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On a point of order, Mr Speaker. As you will be aware, for over 18 months I have been looking into the inappropriate use of sanctions by the Department for Work and Pensions. At a Select Committee hearing on
I thank the hon. Lady for giving me notice of her point of order. She will understand that the content of Ministers’ answers, whether in Select Committees, in written answers or on the Floor of the House, is not a matter for the Chair. That said, I understand her frustration on the subject. The shortness of time before Dissolution limits the opportunities for her further to pursue the matter. However, the deadline for tabling a question for written answer on a named day is next Monday, so she still has a little time. Eyes can be kept on the matter. In the meantime, she has at least succeeded in putting her concern on the record.
On a point of order, Mr Speaker. This morning I visited Sir Christopher Hatton school for a debate with young people. In fact, five years ago I did the same thing, and out of that came a parliamentary candidate, Tom Pursglove, who is fighting in Corby. I have a problem with the sitting times of the House, because as a result of attending that debate I was unable to get here in time for business questions. Had I done so, I would have been able to pay tribute to the Leader of the House for all that he has done and for the way he has answered questions absolutely brilliantly and not entirely to my satisfaction. I could also have paid tribute to the shadow Leader of the House. Is there any chance that the sitting hours of the House could be looked at again?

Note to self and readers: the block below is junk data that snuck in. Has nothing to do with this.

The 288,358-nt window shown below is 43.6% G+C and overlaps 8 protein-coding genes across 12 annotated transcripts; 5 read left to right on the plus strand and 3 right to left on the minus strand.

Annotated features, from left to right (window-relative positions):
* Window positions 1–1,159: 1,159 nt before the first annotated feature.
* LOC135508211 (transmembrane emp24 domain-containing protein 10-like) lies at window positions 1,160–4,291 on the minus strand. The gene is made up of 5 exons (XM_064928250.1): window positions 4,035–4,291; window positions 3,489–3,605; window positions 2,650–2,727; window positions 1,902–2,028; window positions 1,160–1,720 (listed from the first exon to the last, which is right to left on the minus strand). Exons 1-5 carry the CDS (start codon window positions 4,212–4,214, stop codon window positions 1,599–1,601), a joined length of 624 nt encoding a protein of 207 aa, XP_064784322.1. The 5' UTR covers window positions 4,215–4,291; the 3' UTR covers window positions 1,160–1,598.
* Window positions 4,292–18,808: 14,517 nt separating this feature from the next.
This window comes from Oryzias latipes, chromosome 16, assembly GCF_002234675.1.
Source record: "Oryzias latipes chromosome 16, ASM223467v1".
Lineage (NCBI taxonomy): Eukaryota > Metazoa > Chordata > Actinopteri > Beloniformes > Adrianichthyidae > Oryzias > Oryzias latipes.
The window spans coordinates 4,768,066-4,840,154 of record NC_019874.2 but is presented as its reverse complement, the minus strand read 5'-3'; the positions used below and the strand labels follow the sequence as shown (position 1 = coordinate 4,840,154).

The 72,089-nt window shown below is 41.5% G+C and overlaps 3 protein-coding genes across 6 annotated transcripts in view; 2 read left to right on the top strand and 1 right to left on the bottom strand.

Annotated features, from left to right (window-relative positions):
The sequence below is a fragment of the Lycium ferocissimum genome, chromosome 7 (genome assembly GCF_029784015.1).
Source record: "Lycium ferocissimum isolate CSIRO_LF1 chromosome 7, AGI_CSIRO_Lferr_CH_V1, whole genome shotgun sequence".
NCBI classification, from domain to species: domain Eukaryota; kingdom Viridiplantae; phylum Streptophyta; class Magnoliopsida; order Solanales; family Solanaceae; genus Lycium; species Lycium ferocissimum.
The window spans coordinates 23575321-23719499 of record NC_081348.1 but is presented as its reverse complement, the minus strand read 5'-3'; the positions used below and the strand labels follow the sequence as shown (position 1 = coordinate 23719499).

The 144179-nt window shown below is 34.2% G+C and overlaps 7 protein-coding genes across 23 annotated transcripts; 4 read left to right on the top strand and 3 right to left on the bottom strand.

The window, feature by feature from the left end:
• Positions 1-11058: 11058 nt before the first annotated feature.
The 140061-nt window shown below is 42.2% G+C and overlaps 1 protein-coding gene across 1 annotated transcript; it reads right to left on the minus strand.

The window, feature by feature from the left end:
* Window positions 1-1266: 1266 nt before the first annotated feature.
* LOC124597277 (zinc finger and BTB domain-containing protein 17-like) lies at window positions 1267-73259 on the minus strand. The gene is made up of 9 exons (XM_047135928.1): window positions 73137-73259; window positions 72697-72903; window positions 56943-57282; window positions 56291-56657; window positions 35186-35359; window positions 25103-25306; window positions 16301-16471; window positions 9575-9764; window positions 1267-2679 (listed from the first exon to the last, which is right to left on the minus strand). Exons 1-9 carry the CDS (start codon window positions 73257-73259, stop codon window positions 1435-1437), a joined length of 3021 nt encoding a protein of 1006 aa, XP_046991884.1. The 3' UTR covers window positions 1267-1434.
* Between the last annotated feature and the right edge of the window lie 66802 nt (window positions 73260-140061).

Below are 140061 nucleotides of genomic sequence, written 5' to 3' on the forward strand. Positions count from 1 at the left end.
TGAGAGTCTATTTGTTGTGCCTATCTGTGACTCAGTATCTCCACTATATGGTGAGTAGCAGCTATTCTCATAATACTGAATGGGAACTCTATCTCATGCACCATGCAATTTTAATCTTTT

Anything is possible, but in the meantime, as the puckish grin on his face eloquently testifies, the hon. Gentleman has found his own salvation.
On a point of order, Mr Speaker. You have already referred to the fact that this parliamentary Session is coming to an end and that it is difficult for hon. Members to get replies to questions. I think that you were in the Chair on
I have no control over the matter, but it is a very simple ethical principle that people should honour their commitments, whether in respect of the House of Commons or elsewhere. If a Minister has committed to write to the hon. Gentleman, either stating explicitly that the letter would be sent before Dissolution or giving the strong impression that it would be, it just seems to me to be axiomatic that that should happen, and it would be extraordinary if anybody were for a moment to suppose otherwise. But I know the hon. Gentleman, and he does not let go, so I have no doubt that he will persevere on the matter in all manner of ways until he receives some satisfaction.